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What are the San Francisco Giants doing with the Outfield?

CINCINNATI, OH - AUGUST 18: Steven Duggar #6 of the San Francisco Giants chases down a fly ball in center field in the fifth inning against the Cincinnati Reds at Great American Ball Park on August 18, 2018 in Cincinnati, Ohio. (Photo by Jamie Sabau/Getty Images)
CINCINNATI, OH - AUGUST 18: Steven Duggar #6 of the San Francisco Giants chases down a fly ball in center field in the fifth inning against the Cincinnati Reds at Great American Ball Park on August 18, 2018 in Cincinnati, Ohio. (Photo by Jamie Sabau/Getty Images) /
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The San Francisco Giants entered the offseason with clear set of needs, but a bleak 2019 outlook after an underwhelming 2018 campaign. Last year’s team had not shortage of flaws, but the most obvious was likely the inept outfield.

So far, nothing has been done to fix that problem, and this year’s outfield might somehow be even worse than last year’s. Each of the top five outfielders in terms of games played for the San Francisco Giants last season (Andrew McCutchen, Gorkys Hernandez, Gregor Blanco, and Austin Jackson), are no longer on the team, so an entirely new group will need to be ushered in.

With some of those players, especially the ladder three, the Giants will definitely be adding by subtracting, but are the internal options really better for the team than the free agent crop or potential trade targets?

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Some free agent outfielders who have already been snapped up off the market are Michael Brantley, A.J. Pollock, McCutchen, Nick Markakis, Jon Jay, and Avisail Garcia.

I can understand why the team wouldn’t want to give out a multi-year contract given the current state of the franchise, but Markakis, Jay, and Garcia all signed reasonable deals for one year and would have been a theoretical fit.

Any of the three could have been a veteran corner outfielder who could be flipped at the deadline for prospects if they have a decent season. This seems like the type of low-risk, medium-reward move that new decision maker Farhan Zaidi would have pursued.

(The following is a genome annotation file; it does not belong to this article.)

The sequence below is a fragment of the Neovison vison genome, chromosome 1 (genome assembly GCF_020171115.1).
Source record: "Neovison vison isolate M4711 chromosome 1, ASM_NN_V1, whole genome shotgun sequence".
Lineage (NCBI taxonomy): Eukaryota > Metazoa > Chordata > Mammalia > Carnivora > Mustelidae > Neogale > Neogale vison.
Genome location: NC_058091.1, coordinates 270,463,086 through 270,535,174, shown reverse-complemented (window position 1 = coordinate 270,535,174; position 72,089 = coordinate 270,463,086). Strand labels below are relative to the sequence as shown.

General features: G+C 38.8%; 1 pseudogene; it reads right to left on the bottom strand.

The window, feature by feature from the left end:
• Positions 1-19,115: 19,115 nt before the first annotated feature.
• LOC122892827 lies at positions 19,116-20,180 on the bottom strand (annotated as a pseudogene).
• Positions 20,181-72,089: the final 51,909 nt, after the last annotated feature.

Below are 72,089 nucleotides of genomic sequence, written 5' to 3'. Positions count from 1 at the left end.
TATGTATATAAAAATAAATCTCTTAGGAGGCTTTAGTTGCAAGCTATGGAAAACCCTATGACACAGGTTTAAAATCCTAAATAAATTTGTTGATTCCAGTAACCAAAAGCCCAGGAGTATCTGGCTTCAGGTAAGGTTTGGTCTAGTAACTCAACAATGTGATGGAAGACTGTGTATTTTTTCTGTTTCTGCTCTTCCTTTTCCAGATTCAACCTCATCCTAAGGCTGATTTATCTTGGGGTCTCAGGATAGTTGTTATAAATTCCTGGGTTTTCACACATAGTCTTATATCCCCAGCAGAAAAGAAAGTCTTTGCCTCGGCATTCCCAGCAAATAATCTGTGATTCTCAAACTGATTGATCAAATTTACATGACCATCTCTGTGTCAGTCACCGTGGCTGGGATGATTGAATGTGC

Perhaps even their relatively marginal pricetag was too much for his taste, or he has his eyes on other targets, or maybe he is even comfortable with the current group – regardless of how untested they may be at the big league level.

The current Giants depth chart projects a starting outfield of Chris Shaw, Steven Duggar, and Austin Slater from left to right. Mac Williamson and Rule 5 draftee Drew Ferguson are the bench options. Mike Gerber, who the Giants claimed in December from the Detroit Tigers, was DFA’d last week when they signed Drew Pomeranz.

Duggar certainly deserves his chance to play every day in center field, but I’m not confident in the rest of the group’s ability to produce in 2019.

Zaidi comes from the Dodgers and A’s, franchises known for making at least under the radar acquisitions, but he hasn’t really made an outfield transactions outside of those with Gerber and Ferguson.

Additionally, the Giants had roughly $40MM in player salaries taken off the books after the season ended and were under the luxury tax threshold, but have only really spent a portion of that newfound breathing room on Derek Holland and Drew Pomeranz.

I’m not saying they need to immediately spend that money, but there are similar deals out there for outfielders too.

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Most options would really only need to be able to play the corner with Duggar in center, and they should definitely stay away from the major commitments they’ve made in the past to players like Angel Pagan, Denard Span, and Hunter Pence.

Towards the end of the offseason (i.e. now) should even be the best time to pick from the remaining free agents as players get antsy and their asking price may drop. Short-term options include Gerardo Parra, Adam Jones, Carlos Gonzalez, Derek Dietrich, and Cameron Maybin, among many others.

The trade options may be a little more inspiring, and I’ve previously cited Adam Duvall and Nick Castellanos as potential targets. Kevin Pillar, Randall Grichuk, Eric Thames, Mikie Mahtook, and Steven Souza are other options that could likely be had for the right price.

I personally think acquiring a veteran free agent or two is the better way to proceed, as the Giants won’t have to give up prospects in exchange for their services.

If the acquired player succeeds, they’ll take some at bats away from a younger player, but would serve as a trade chip down the road. Meanwhile, if the acquisition is a flop, the Giants could release him and will only come out a little bit poorer.

Next.

There isn’t much of a downside either way, so I hope the Giants and Zaidi recognize that and bring in some external outfield competition this spring.

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